“At the beginning stages, where a lot of community members seem to have concerns, they’ve not been convicted. We have to balance that, and we do that by following the rules. It can be a tough decision — maybe not even the decision we want to make — but it’s a decision we’ve been put in that position to make.”
Sen. Greg Baca noted that while much of the discussion was focused on the constitutional amendment, the issue coming into play was the rules drafted afterward.
“When a change to the constitution happens, then there is rule making. That is not controlled by the Legislature. It happens behind the scenes when experts get together and make the rules,” Baca said. “That constitutional amendment looked different when it went through the rule making. I think the people up here would agree, the magistrates don’t want to put dangerous people on the street. They are held to the rules.”
An audience member asked if the amendment could be repealed and if so, how.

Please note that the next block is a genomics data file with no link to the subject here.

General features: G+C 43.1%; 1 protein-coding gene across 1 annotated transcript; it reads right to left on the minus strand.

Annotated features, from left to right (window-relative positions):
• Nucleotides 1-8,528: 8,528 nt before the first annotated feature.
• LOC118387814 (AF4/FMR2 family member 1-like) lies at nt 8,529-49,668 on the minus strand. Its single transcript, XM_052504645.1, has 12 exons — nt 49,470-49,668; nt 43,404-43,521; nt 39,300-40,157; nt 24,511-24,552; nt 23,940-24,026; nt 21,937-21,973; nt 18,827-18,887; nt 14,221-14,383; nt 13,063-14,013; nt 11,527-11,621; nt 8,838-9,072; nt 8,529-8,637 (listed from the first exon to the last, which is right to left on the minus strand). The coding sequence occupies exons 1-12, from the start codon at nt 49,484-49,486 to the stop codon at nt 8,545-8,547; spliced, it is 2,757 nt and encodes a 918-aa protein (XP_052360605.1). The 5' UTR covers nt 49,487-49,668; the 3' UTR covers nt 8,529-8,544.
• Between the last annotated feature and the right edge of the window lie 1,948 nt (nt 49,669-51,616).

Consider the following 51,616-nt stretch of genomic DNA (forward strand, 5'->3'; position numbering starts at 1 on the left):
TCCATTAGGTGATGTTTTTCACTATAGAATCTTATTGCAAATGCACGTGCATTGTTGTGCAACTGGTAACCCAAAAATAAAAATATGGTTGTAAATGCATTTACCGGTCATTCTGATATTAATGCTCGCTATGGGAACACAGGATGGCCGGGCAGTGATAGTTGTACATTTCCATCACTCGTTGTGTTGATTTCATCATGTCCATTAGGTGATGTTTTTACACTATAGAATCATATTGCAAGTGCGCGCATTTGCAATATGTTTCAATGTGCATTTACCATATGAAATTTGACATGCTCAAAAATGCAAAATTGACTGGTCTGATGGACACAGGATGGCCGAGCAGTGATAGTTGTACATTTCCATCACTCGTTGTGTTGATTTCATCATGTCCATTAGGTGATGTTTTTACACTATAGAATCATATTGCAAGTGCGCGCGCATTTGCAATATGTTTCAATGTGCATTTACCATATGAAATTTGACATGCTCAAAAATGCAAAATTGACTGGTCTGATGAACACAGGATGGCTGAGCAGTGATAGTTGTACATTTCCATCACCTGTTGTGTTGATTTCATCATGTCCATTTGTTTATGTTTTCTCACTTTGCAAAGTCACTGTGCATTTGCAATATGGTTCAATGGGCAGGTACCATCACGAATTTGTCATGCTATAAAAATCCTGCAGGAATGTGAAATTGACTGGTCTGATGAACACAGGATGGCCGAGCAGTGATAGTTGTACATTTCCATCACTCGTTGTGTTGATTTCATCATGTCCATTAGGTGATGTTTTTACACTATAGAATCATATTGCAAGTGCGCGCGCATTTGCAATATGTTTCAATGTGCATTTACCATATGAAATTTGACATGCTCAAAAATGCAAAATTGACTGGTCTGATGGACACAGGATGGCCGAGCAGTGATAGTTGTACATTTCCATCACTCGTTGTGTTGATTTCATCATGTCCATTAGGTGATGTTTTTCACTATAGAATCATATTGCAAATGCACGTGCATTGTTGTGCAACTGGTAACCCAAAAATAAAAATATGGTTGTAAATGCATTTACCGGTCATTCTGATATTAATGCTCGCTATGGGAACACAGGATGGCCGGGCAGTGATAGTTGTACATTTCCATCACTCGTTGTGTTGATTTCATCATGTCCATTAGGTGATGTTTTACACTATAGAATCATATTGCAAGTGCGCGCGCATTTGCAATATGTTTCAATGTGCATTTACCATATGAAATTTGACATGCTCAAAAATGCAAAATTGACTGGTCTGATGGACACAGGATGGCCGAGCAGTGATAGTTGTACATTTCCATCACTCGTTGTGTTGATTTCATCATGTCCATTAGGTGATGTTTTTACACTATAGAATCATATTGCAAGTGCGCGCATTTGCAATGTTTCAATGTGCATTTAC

Rep. Kelly Fajardo said it could be by a public vote.
“It was passed by voters by 87 percent. And if anybody voted for it , their understanding was this — if you are charged with a crime, you shouldn’t be forced to stay in jail because of poverty,” Fajardo said. “One guy can afford a couple thousand dollars and the other can’t. What we were told was one thing. What happened was another. I kind of feel like it was a bait and switch.
“The Supreme Court could make rule changes, but I don’t think they will.”
One person asked about cases where a person had multiple DWI convictions but was out of custody and possibly then went on to kill someone in a DWI crash.
Belen Magistrate John Chavez said during his time on the bench, he’s learned that “you can’t punish someone into sobriety. We are not able to put someone in jail and when they get out, they’ll be sober.”
Chavez explained that judges are sentencing offenders appropriately, pointing out what he called a “tragically ironic” DWI crash that killed the brother of a district court judge. The judge had previously sentenced the driver in that accident to a prison term of six years, the mandatory sentence, Chavez said.
“He was released, and within two weeks struck a motorcyclist, the brother of the judge,” he said. “The judge absolutely followed the law. He gave him six years, as required. That individual never ever got any help.”